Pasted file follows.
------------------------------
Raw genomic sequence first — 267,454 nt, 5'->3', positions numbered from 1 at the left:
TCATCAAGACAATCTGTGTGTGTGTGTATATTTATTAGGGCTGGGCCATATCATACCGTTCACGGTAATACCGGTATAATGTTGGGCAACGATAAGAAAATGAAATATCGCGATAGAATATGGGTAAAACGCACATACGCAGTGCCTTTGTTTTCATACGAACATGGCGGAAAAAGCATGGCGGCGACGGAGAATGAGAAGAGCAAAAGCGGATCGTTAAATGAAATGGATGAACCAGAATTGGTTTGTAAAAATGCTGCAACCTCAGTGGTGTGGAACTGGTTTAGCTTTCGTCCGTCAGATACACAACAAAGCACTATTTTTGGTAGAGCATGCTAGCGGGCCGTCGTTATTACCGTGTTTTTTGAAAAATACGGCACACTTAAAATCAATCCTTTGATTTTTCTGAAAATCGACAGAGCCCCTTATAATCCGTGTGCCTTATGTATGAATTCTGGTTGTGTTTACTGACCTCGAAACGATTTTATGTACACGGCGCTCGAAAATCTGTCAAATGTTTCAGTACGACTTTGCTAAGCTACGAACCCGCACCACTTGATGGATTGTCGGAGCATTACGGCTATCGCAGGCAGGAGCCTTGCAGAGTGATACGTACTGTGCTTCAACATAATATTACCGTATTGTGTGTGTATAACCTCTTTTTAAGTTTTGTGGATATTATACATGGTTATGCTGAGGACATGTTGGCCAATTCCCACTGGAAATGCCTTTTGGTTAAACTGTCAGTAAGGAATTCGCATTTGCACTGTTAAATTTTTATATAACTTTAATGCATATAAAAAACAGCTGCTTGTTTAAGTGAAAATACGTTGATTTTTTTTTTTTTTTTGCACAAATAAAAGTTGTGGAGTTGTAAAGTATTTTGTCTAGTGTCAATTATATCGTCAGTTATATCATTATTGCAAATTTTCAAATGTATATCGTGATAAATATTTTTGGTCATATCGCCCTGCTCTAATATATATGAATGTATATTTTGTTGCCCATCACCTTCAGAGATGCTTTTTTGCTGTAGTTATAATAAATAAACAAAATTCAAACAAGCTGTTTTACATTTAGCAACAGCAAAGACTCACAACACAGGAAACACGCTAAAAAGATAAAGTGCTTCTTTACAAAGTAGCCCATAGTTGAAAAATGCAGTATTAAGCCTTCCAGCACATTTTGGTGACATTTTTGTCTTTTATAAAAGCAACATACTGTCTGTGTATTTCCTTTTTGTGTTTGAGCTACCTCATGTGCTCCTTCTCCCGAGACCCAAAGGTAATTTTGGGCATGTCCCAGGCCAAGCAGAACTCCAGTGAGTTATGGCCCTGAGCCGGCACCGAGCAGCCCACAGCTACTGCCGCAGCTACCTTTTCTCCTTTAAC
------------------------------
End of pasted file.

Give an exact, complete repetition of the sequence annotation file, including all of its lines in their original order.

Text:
Raw genomic sequence first — 267,454 nt, 5'->3', positions numbered from 1 at the left:
TCATCAAGACAATCTGTGTGTGTGTGTATATTTATTAGGGCTGGGCCATATCATACCGTTCACGGTAATACCGGTATAATGTTGGGCAACGATAAGAAAATGAAATATCGCGATAGAATATGGGTAAAACGCACATACGCAGTGCCTTTGTTTTCATACGAACATGGCGGAAAAAGCATGGCGGCGACGGAGAATGAGAAGAGCAAAAGCGGATCGTTAAATGAAATGGATGAACCAGAATTGGTTTGTAAAAATGCTGCAACCTCAGTGGTGTGGAACTGGTTTAGCTTTCGTCCGTCAGATACACAACAAAGCACTATTTTTGGTAGAGCATGCTAGCGGGCCGTCGTTATTACCGTGTTTTTTGAAAAATACGGCACACTTAAAATCAATCCTTTGATTTTTCTGAAAATCGACAGAGCCCCTTATAATCCGTGTGCCTTATGTATGAATTCTGGTTGTGTTTACTGACCTCGAAACGATTTTATGTACACGGCGCTCGAAAATCTGTCAAATGTTTCAGTACGACTTTGCTAAGCTACGAACCCGCACCACTTGATGGATTGTCGGAGCATTACGGCTATCGCAGGCAGGAGCCTTGCAGAGTGATACGTACTGTGCTTCAACATAATATTACCGTATTGTGTGTGTATAACCTCTTTTTAAGTTTTGTGGATATTATACATGGTTATGCTGAGGACATGTTGGCCAATTCCCACTGGAAATGCCTTTTGGTTAAACTGTCAGTAAGGAATTCGCATTTGCACTGTTAAATTTTTATATAACTTTAATGCATATAAAAAACAGCTGCTTGTTTAAGTGAAAATACGTTGATTTTTTTTTTTTTTTTGCACAAATAAAAGTTGTGGAGTTGTAAAGTATTTTGTCTAGTGTCAATTATATCGTCAGTTATATCATTATTGCAAATTTTCAAATGTATATCGTGATAAATATTTTTGGTCATATCGCCCTGCTCTAATATATATGAATGTATATTTTGTTGCCCATCACCTTCAGAGATGCTTTTTTGCTGTAGTTATAATAAATAAACAAAATTCAAACAAGCTGTTTTACATTTAGCAACAGCAAAGACTCACAACACAGGAAACACGCTAAAAAGATAAAGTGCTTCTTTACAAAGTAGCCCATAGTTGAAAAATGCAGTATTAAGCCTTCCAGCACATTTTGGTGACATTTTTGTCTTTTATAAAAGCAACATACTGTCTGTGTATTTCCTTTTTGTGTTTGAGCTACCTCATGTGCTCCTTCTCCCGAGACCCAAAGGTAATTTTGGGCATGTCCCAGGCCAAGCAGAACTCCAGTGAGTTATGGCCCTGAGCCGGCACCGAGCAGCCCACAGCTACTGCCGCAGCTACCTTTTCTCCTTTAAC